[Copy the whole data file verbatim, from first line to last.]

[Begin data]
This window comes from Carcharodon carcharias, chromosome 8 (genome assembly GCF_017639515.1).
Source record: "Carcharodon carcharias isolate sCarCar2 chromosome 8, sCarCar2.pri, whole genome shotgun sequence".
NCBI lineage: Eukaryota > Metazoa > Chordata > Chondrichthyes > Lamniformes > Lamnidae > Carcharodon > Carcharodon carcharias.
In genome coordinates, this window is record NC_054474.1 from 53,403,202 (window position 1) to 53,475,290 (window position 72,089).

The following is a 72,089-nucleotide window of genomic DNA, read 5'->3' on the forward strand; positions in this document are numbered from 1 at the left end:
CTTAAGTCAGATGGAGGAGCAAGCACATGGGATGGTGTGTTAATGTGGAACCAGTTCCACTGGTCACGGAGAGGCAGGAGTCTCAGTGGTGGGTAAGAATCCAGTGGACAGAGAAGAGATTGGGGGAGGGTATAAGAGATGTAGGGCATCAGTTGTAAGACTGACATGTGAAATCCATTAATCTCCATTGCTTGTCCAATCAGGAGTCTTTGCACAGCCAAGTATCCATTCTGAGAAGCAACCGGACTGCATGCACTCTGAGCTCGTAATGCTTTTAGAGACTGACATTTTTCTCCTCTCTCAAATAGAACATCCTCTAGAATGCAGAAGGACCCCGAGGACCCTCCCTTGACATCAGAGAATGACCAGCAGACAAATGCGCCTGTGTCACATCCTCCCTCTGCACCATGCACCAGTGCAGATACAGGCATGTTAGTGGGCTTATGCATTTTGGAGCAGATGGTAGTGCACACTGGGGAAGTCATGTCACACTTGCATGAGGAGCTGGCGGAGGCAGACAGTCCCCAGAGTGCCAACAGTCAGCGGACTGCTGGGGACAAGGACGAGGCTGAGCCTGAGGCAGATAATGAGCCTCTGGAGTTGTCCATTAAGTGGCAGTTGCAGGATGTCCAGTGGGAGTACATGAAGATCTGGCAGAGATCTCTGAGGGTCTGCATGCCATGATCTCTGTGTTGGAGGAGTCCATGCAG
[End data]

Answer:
This window comes from Carcharodon carcharias, chromosome 8 (genome assembly GCF_017639515.1).
Source record: "Carcharodon carcharias isolate sCarCar2 chromosome 8, sCarCar2.pri, whole genome shotgun sequence".
NCBI lineage: Eukaryota > Metazoa > Chordata > Chondrichthyes > Lamniformes > Lamnidae > Carcharodon > Carcharodon carcharias.
In genome coordinates, this window is record NC_054474.1 from 53,403,202 (window position 1) to 53,475,290 (window position 72,089).

The following is a 72,089-nucleotide window of genomic DNA, read 5'->3' on the forward strand; positions in this document are numbered from 1 at the left end:
CTTAAGTCAGATGGAGGAGCAAGCACATGGGATGGTGTGTTAATGTGGAACCAGTTCCACTGGTCACGGAGAGGCAGGAGTCTCAGTGGTGGGTAAGAATCCAGTGGACAGAGAAGAGATTGGGGGAGGGTATAAGAGATGTAGGGCATCAGTTGTAAGACTGACATGTGAAATCCATTAATCTCCATTGCTTGTCCAATCAGGAGTCTTTGCACAGCCAAGTATCCATTCTGAGAAGCAACCGGACTGCATGCACTCTGAGCTCGTAATGCTTTTAGAGACTGACATTTTTCTCCTCTCTCAAATAGAACATCCTCTAGAATGCAGAAGGACCCCGAGGACCCTCCCTTGACATCAGAGAATGACCAGCAGACAAATGCGCCTGTGTCACATCCTCCCTCTGCACCATGCACCAGTGCAGATACAGGCATGTTAGTGGGCTTATGCATTTTGGAGCAGATGGTAGTGCACACTGGGGAAGTCATGTCACACTTGCATGAGGAGCTGGCGGAGGCAGACAGTCCCCAGAGTGCCAACAGTCAGCGGACTGCTGGGGACAAGGACGAGGCTGAGCCTGAGGCAGATAATGAGCCTCTGGAGTTGTCCATTAAGTGGCAGTTGCAGGATGTCCAGTGGGAGTACATGAAGATCTGGCAGAGATCTCTGAGGGTCTGCATGCCATGATCTCTGTGTTGGAGGAGTCCATGCAG